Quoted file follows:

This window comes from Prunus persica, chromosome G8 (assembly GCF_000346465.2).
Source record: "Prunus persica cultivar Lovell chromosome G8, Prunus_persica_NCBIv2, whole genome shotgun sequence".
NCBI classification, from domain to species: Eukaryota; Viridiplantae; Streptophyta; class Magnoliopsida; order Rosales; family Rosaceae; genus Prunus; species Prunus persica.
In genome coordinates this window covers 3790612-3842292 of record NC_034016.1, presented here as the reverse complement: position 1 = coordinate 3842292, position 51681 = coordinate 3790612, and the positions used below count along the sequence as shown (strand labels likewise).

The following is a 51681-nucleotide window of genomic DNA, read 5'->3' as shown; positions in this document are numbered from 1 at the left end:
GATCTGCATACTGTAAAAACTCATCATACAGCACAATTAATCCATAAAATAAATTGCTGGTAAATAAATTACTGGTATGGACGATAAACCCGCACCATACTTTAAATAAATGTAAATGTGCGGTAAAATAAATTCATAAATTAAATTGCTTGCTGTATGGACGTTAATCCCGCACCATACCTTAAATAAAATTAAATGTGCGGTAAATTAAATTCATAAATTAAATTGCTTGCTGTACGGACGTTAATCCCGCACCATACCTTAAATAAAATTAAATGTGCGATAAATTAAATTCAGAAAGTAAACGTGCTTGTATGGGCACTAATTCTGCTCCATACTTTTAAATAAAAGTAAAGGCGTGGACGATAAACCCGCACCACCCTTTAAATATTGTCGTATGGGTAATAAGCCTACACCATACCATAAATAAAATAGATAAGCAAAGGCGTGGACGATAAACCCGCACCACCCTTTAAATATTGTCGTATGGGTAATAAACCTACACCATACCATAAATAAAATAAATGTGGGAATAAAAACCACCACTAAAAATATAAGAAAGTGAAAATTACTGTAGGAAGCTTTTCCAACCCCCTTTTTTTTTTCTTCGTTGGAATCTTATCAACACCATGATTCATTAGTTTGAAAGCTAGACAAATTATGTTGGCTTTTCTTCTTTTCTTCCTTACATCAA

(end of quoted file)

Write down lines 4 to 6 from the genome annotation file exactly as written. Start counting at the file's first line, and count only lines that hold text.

In genome coordinates this window covers 3790612-3842292 of record NC_034016.1, presented here as the reverse complement: position 1 = coordinate 3842292, position 51681 = coordinate 3790612, and the positions used below count along the sequence as shown (strand labels likewise).

The following is a 51681-nucleotide window of genomic DNA, read 5'->3' as shown; positions in this document are numbered from 1 at the left end:
GATCTGCATACTGTAAAAACTCATCATACAGCACAATTAATCCATAAAATAAATTGCTGGTAAATAAATTACTGGTATGGACGATAAACCCGCACCATACTTTAAATAAATGTAAATGTGCGGTAAAATAAATTCATAAATTAAATTGCTTGCTGTATGGACGTTAATCCCGCACCATACCTTAAATAAAATTAAATGTGCGGTAAATTAAATTCATAAATTAAATTGCTTGCTGTACGGACGTTAATCCCGCACCATACCTTAAATAAAATTAAATGTGCGATAAATTAAATTCAGAAAGTAAACGTGCTTGTATGGGCACTAATTCTGCTCCATACTTTTAAATAAAAGTAAAGGCGTGGACGATAAACCCGCACCACCCTTTAAATATTGTCGTATGGGTAATAAGCCTACACCATACCATAAATAAAATAGATAAGCAAAGGCGTGGACGATAAACCCGCACCACCCTTTAAATATTGTCGTATGGGTAATAAACCTACACCATACCATAAATAAAATAAATGTGGGAATAAAAACCACCACTAAAAATATAAGAAAGTGAAAATTACTGTAGGAAGCTTTTCCAACCCCCTTTTTTTTTTCTTCGTTGGAATCTTATCAACACCATGATTCATTAGTTTGAAAGCTAGACAAATTATGTTGGCTTTTCTTCTTTTCTTCCTTACATCAA